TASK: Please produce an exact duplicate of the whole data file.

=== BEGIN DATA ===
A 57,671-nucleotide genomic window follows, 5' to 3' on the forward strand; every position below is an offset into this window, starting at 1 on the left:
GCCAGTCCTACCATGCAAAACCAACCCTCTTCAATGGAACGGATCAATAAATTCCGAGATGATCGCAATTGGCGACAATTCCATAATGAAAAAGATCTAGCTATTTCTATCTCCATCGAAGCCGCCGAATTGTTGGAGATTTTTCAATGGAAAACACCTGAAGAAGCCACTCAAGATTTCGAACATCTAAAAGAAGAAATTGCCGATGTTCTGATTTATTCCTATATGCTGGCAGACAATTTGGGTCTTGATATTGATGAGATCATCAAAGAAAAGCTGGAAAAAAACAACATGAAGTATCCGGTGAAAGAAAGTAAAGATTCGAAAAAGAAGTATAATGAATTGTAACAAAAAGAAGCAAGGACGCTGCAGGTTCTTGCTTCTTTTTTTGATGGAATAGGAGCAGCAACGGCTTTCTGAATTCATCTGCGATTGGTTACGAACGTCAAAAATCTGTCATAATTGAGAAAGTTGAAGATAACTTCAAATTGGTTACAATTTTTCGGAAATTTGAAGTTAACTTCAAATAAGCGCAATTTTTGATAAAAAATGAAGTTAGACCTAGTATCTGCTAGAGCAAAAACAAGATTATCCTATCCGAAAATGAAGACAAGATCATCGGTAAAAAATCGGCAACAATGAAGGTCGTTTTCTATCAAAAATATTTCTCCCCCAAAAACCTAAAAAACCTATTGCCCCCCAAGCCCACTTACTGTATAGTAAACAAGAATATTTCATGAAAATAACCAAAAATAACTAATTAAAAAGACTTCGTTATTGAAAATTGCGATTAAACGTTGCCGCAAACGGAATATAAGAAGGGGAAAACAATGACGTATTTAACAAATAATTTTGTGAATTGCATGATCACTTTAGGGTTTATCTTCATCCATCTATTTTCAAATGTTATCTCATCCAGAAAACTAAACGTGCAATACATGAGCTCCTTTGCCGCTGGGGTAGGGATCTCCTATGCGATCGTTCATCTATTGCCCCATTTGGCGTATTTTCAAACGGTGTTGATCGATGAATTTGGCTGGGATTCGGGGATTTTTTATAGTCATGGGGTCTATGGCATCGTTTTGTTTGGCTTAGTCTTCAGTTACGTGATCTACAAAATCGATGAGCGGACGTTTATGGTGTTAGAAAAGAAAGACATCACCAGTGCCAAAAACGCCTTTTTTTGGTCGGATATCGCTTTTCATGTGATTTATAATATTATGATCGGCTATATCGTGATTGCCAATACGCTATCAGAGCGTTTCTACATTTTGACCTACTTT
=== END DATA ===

A 57,671-nucleotide genomic window follows, 5' to 3' on the forward strand; every position below is an offset into this window, starting at 1 on the left:
GCCAGTCCTACCATGCAAAACCAACCCTCTTCAATGGAACGGATCAATAAATTCCGAGATGATCGCAATTGGCGACAATTCCATAATGAAAAAGATCTAGCTATTTCTATCTCCATCGAAGCCGCCGAATTGTTGGAGATTTTTCAATGGAAAACACCTGAAGAAGCCACTCAAGATTTCGAACATCTAAAAGAAGAAATTGCCGATGTTCTGATTTATTCCTATATGCTGGCAGACAATTTGGGTCTTGATATTGATGAGATCATCAAAGAAAAGCTGGAAAAAAACAACATGAAGTATCCGGTGAAAGAAAGTAAAGATTCGAAAAAGAAGTATAATGAATTGTAACAAAAAGAAGCAAGGACGCTGCAGGTTCTTGCTTCTTTTTTTGATGGAATAGGAGCAGCAACGGCTTTCTGAATTCATCTGCGATTGGTTACGAACGTCAAAAATCTGTCATAATTGAGAAAGTTGAAGATAACTTCAAATTGGTTACAATTTTTCGGAAATTTGAAGTTAACTTCAAATAAGCGCAATTTTTGATAAAAAATGAAGTTAGACCTAGTATCTGCTAGAGCAAAAACAAGATTATCCTATCCGAAAATGAAGACAAGATCATCGGTAAAAAATCGGCAACAATGAAGGTCGTTTTCTATCAAAAATATTTCTCCCCCAAAAACCTAAAAAACCTATTGCCCCCCAAGCCCACTTACTGTATAGTAAACAAGAATATTTCATGAAAATAACCAAAAATAACTAATTAAAAAGACTTCGTTATTGAAAATTGCGATTAAACGTTGCCGCAAACGGAATATAAGAAGGGGAAAACAATGACGTATTTAACAAATAATTTTGTGAATTGCATGATCACTTTAGGGTTTATCTTCATCCATCTATTTTCAAATGTTATCTCATCCAGAAAACTAAACGTGCAATACATGAGCTCCTTTGCCGCTGGGGTAGGGATCTCCTATGCGATCGTTCATCTATTGCCCCATTTGGCGTATTTTCAAACGGTGTTGATCGATGAATTTGGCTGGGATTCGGGGATTTTTTATAGTCATGGGGTCTATGGCATCGTTTTGTTTGGCTTAGTCTTCAGTTACGTGATCTACAAAATCGATGAGCGGACGTTTATGGTGTTAGAAAAGAAAGACATCACCAGTGCCAAAAACGCCTTTTTTTGGTCGGATATCGCTTTTCATGTGATTTATAATATTATGATCGGCTATATCGTGATTGCCAATACGCTATCAGAGCGTTTCTACATTTTGACCTACTTT